jenniferpa

Registered User
Jun 27, 2006
39,448
Chrissyan - this is a pretty old thread but...

The EPA can be written in such a way that it does not need to be registered before it is used - in fact it acts like a regular power of attorney. However, some EPAs were written in such a way that they only come into effect when they are registered (i.e. when the perosn has lost capacity). Much depends on the wording of the document. Also, and this is important, I have no idea how the new mental capacity act effected these used but unregistered EPAs. If you have a specific question about your own situation, you might want to start a new thread.
 

Chrissyan

Registered User
Aug 9, 2007
570
62
N E England
Sorry about that thought it might be better to use an existing thread.

Think I have found the answer. From my Dad's EPA: I understand that I have a duty to apply to the Court for the registration of this form under the Enduring Powers of Attorney Act 1985 when the donor is becoming or has become mentally incapable. Didn't realise there were two types. :eek:
 

jenniferpa

Registered User
Jun 27, 2006
39,448
It's a pretty fuzzy area. One of our posters (Sue38) has an EPA for her sister who lives outside the country and is perfectly well, and she uses it like a regular power of attorney. The standard form that you used to be able to download from the guardianship site was of that type. My mother's, on the other hand, which was drawn up by a solicitor, was more restrictive. And you may come across banks etc that refuse to accept the unregistered EPA (and I actually think that's more likely now).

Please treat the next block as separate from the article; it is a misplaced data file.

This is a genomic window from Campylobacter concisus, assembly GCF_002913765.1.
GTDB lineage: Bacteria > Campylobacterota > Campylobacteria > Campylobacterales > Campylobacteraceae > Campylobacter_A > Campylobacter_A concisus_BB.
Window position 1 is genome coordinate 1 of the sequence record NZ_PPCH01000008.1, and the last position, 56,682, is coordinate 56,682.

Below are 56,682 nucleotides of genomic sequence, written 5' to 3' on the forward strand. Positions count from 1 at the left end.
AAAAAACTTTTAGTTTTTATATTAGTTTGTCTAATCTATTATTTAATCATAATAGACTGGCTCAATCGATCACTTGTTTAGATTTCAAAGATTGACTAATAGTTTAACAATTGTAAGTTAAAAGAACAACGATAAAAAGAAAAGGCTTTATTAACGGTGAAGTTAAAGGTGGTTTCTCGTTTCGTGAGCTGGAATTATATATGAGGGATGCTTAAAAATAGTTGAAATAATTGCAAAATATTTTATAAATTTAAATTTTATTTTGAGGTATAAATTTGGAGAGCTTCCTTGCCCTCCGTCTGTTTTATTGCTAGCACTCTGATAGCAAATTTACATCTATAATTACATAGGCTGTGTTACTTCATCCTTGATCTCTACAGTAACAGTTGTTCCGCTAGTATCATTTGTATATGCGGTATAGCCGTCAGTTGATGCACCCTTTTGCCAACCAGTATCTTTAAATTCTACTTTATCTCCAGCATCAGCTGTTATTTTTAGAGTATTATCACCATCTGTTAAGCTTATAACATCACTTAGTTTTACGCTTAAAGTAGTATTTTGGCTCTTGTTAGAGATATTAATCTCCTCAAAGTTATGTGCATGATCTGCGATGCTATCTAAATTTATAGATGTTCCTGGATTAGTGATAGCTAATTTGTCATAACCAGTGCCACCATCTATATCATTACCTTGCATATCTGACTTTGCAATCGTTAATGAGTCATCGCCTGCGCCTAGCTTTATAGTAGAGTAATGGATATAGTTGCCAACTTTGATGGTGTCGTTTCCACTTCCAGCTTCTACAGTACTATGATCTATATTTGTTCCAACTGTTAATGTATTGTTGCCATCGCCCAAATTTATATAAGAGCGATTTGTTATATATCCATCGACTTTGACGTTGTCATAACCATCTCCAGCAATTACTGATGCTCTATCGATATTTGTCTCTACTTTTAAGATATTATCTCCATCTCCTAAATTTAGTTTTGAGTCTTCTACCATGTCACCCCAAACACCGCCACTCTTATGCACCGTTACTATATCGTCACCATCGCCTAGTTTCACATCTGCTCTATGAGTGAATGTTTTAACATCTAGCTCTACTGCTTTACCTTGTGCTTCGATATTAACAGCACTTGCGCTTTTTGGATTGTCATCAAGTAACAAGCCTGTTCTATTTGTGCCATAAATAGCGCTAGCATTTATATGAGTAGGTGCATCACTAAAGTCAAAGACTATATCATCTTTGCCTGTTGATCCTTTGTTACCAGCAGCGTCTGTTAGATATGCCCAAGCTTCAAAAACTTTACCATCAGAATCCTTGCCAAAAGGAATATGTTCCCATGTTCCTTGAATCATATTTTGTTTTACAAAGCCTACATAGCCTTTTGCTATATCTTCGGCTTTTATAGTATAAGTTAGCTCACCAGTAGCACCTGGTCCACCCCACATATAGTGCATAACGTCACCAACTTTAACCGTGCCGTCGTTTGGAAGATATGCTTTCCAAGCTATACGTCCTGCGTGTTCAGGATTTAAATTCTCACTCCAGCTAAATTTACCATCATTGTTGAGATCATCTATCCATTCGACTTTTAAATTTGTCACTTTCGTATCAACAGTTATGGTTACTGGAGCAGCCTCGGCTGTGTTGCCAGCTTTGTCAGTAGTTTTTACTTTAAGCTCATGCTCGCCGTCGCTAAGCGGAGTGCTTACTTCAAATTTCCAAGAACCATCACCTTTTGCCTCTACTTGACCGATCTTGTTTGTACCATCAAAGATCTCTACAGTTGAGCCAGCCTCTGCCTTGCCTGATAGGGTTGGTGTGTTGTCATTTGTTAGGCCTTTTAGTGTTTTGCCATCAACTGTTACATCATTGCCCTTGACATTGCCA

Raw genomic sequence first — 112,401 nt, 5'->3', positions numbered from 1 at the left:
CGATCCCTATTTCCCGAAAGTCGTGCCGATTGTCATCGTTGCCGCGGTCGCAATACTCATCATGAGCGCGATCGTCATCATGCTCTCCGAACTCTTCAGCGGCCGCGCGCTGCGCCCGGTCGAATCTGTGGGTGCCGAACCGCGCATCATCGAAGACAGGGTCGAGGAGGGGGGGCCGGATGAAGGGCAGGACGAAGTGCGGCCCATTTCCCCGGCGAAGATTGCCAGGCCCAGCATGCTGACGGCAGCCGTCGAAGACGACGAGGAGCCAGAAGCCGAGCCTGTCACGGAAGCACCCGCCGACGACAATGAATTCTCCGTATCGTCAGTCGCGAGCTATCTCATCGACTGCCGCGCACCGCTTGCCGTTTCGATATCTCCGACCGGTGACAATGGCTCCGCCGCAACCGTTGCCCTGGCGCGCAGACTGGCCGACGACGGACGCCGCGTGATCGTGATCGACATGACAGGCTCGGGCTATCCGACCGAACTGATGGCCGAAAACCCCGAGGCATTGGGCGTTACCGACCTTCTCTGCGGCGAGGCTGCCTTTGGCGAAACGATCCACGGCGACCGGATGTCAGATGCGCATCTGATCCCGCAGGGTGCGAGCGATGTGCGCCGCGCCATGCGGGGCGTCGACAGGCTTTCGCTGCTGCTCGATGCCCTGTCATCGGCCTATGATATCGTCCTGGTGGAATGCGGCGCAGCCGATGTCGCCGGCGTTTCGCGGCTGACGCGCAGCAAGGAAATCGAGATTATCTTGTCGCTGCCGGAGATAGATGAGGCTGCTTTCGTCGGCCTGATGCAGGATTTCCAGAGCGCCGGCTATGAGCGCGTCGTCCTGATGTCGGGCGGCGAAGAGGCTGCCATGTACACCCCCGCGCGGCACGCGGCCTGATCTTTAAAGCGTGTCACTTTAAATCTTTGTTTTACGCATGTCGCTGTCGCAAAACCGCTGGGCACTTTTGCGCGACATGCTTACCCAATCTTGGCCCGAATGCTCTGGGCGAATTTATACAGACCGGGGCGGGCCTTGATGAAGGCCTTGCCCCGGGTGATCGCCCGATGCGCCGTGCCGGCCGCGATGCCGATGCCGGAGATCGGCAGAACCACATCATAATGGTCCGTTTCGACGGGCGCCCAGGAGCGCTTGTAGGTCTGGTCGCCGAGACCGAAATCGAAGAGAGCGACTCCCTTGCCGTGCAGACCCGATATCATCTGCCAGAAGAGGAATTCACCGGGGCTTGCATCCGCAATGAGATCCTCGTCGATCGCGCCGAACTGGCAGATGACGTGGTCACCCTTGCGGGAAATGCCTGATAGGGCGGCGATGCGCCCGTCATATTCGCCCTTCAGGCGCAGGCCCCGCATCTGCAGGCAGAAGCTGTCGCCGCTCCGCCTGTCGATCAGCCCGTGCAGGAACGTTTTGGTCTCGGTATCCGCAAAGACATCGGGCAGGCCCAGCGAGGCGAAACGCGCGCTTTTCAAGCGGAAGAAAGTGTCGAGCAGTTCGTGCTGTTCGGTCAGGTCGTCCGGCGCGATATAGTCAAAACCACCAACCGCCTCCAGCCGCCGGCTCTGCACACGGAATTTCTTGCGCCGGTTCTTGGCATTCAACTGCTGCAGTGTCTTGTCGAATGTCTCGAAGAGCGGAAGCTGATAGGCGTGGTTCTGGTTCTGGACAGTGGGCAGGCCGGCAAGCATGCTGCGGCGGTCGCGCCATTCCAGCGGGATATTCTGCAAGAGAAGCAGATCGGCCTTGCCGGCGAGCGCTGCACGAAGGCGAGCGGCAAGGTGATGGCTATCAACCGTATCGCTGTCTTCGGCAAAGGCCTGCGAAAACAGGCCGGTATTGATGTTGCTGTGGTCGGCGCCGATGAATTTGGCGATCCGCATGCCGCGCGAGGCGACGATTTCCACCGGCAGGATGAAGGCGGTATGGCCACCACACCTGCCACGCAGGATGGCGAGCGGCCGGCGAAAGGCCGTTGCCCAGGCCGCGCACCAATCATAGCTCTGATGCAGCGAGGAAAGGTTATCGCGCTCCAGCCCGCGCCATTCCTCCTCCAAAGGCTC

sue38

Registered User
Mar 6, 2007
10,849
52
Wigan, Lancs
Hi Crissyann,

Yes an unregistered and even unused EPA is unaffected by the Mental Capacity Act and will still be valid, but as Jennifer says you may encounter some resistance from banks and the like.

Strictly speaking you should register if you're Dad has become or is becoming mentally incapable of managing his affairs.
 

brrttpaul

Registered User
Jul 31, 2008
15
merthyr tydfil
help

Hi all, My mother has been in a nursing home for abut 6 mths now and she had a test done last week and was told she has alzeimers. The problem we got is the home cant accomodate for alzeimers. I am one of 4 siblings I have one brother and two sisters and there has been a lot of friction between the family (im a sort of link ) as my two sisters dont talk to the older brother and vice versa. Anyway my mother had this test and my sister informed me that we need a power of attourny. Now the one sister has said it will cost £1500 the other has said £3000. Im pretty much in the dark about the whole thing, another thing my one sister has my mothers bank cards etc while my brother has the post office book.From my point of view everyone seems more concearned with her money (which isnt much) rather than her welfare. The sisters have now asked that we see a solicter (to get the ball rolling) my brother wont go so I cant get all of us to sit round and disscus the situation. Anyone has any advice much appreciate it. Im told there can be more than one attourny is this an option? cheers